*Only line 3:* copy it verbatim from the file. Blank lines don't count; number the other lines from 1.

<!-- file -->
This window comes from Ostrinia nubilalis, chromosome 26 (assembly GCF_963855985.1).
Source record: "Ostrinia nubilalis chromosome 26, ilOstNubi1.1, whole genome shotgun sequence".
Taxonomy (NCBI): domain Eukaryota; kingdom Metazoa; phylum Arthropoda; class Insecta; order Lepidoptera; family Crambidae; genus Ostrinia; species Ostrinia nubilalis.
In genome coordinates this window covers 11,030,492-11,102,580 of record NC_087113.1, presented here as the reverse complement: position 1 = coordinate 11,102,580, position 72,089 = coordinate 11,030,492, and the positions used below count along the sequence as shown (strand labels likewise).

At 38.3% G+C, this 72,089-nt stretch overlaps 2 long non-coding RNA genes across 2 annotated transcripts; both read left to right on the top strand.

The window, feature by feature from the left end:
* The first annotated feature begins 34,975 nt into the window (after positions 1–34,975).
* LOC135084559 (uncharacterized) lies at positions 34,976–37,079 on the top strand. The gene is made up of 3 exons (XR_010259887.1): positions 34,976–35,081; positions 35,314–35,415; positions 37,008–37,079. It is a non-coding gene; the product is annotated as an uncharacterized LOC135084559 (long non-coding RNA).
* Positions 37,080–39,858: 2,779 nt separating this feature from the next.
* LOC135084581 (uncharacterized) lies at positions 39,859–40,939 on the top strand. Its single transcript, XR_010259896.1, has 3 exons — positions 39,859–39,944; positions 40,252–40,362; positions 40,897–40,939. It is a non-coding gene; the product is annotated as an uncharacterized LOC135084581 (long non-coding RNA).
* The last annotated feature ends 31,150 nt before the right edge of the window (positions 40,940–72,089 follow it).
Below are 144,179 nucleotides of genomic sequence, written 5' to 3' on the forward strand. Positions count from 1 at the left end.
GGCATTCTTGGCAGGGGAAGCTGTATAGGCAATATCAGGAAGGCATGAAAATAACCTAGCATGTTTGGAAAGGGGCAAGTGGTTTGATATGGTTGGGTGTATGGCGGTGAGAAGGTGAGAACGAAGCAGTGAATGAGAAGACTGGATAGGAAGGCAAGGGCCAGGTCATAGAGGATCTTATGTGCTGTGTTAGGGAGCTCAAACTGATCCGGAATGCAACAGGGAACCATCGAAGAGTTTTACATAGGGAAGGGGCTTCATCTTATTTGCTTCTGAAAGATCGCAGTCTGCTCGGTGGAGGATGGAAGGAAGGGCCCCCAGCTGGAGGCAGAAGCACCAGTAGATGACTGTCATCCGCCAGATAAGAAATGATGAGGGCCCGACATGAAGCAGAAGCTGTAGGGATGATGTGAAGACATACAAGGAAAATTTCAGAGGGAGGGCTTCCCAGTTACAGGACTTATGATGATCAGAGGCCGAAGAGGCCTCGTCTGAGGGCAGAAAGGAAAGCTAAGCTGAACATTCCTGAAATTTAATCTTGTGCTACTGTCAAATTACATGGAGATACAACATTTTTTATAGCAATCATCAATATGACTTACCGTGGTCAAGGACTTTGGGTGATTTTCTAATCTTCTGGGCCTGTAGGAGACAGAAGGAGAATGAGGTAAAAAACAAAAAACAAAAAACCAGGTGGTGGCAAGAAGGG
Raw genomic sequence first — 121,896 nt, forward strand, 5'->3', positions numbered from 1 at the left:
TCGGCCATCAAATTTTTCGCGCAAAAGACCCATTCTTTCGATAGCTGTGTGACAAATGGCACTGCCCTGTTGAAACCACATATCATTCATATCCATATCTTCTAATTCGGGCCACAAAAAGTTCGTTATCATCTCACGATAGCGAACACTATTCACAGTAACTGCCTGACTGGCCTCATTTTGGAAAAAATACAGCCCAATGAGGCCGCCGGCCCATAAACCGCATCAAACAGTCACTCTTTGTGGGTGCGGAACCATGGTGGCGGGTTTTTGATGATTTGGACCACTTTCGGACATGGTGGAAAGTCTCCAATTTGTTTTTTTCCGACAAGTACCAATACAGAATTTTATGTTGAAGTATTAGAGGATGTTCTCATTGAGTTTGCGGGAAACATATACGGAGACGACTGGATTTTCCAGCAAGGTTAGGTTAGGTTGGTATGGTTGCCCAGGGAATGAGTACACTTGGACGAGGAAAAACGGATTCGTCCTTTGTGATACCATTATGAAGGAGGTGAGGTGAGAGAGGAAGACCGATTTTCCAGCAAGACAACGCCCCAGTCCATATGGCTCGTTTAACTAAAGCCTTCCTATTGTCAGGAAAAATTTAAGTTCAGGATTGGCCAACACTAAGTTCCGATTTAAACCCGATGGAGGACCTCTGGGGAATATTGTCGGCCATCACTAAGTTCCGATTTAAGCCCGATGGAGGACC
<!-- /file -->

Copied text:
Taxonomy (NCBI): domain Eukaryota; kingdom Metazoa; phylum Arthropoda; class Insecta; order Lepidoptera; family Crambidae; genus Ostrinia; species Ostrinia nubilalis.